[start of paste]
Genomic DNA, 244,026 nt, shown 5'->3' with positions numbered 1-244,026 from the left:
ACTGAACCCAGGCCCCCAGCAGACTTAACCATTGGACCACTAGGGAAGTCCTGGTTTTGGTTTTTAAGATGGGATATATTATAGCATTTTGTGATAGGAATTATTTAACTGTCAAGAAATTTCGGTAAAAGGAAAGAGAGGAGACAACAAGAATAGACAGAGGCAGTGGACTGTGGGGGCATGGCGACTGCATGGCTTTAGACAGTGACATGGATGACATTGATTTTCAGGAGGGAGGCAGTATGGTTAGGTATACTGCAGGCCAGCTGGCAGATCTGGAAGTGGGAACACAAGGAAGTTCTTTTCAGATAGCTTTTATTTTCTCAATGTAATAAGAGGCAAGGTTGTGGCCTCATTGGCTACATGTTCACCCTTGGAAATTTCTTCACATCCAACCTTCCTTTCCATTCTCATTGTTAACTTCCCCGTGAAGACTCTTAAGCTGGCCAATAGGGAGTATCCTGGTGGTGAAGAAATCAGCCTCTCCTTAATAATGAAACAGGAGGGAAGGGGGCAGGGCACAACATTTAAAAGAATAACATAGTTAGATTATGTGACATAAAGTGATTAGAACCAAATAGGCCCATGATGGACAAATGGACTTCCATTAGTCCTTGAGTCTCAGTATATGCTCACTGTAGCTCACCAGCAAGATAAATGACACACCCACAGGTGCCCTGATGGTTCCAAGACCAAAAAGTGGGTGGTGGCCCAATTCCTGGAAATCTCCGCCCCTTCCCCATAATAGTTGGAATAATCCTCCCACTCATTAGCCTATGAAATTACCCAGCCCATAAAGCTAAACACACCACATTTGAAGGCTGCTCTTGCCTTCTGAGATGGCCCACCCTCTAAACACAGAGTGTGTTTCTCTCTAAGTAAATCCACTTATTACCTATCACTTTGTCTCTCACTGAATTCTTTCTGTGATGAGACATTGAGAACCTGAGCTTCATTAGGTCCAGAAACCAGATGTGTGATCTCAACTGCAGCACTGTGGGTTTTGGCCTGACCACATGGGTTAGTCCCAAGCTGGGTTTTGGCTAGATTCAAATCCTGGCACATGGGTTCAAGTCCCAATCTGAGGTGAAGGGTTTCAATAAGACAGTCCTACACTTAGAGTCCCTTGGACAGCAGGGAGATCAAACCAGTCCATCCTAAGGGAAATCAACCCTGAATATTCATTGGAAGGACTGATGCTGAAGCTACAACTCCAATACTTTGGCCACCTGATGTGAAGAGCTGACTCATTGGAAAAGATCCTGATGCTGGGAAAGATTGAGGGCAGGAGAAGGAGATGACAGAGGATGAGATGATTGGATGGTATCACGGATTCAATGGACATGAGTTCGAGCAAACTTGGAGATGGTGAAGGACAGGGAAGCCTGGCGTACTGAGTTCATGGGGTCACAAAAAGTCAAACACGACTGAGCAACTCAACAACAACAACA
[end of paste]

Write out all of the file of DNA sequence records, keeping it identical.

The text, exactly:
Genomic DNA, 244,026 nt, shown 5'->3' with positions numbered 1-244,026 from the left:
ACTGAACCCAGGCCCCCAGCAGACTTAACCATTGGACCACTAGGGAAGTCCTGGTTTTGGTTTTTAAGATGGGATATATTATAGCATTTTGTGATAGGAATTATTTAACTGTCAAGAAATTTCGGTAAAAGGAAAGAGAGGAGACAACAAGAATAGACAGAGGCAGTGGACTGTGGGGGCATGGCGACTGCATGGCTTTAGACAGTGACATGGATGACATTGATTTTCAGGAGGGAGGCAGTATGGTTAGGTATACTGCAGGCCAGCTGGCAGATCTGGAAGTGGGAACACAAGGAAGTTCTTTTCAGATAGCTTTTATTTTCTCAATGTAATAAGAGGCAAGGTTGTGGCCTCATTGGCTACATGTTCACCCTTGGAAATTTCTTCACATCCAACCTTCCTTTCCATTCTCATTGTTAACTTCCCCGTGAAGACTCTTAAGCTGGCCAATAGGGAGTATCCTGGTGGTGAAGAAATCAGCCTCTCCTTAATAATGAAACAGGAGGGAAGGGGGCAGGGCACAACATTTAAAAGAATAACATAGTTAGATTATGTGACATAAAGTGATTAGAACCAAATAGGCCCATGATGGACAAATGGACTTCCATTAGTCCTTGAGTCTCAGTATATGCTCACTGTAGCTCACCAGCAAGATAAATGACACACCCACAGGTGCCCTGATGGTTCCAAGACCAAAAAGTGGGTGGTGGCCCAATTCCTGGAAATCTCCGCCCCTTCCCCATAATAGTTGGAATAATCCTCCCACTCATTAGCCTATGAAATTACCCAGCCCATAAAGCTAAACACACCACATTTGAAGGCTGCTCTTGCCTTCTGAGATGGCCCACCCTCTAAACACAGAGTGTGTTTCTCTCTAAGTAAATCCACTTATTACCTATCACTTTGTCTCTCACTGAATTCTTTCTGTGATGAGACATTGAGAACCTGAGCTTCATTAGGTCCAGAAACCAGATGTGTGATCTCAACTGCAGCACTGTGGGTTTTGGCCTGACCACATGGGTTAGTCCCAAGCTGGGTTTTGGCTAGATTCAAATCCTGGCACATGGGTTCAAGTCCCAATCTGAGGTGAAGGGTTTCAATAAGACAGTCCTACACTTAGAGTCCCTTGGACAGCAGGGAGATCAAACCAGTCCATCCTAAGGGAAATCAACCCTGAATATTCATTGGAAGGACTGATGCTGAAGCTACAACTCCAATACTTTGGCCACCTGATGTGAAGAGCTGACTCATTGGAAAAGATCCTGATGCTGGGAAAGATTGAGGGCAGGAGAAGGAGATGACAGAGGATGAGATGATTGGATGGTATCACGGATTCAATGGACATGAGTTCGAGCAAACTTGGAGATGGTGAAGGACAGGGAAGCCTGGCGTACTGAGTTCATGGGGTCACAAAAAGTCAAACACGACTGAGCAACTCAACAACAACAACA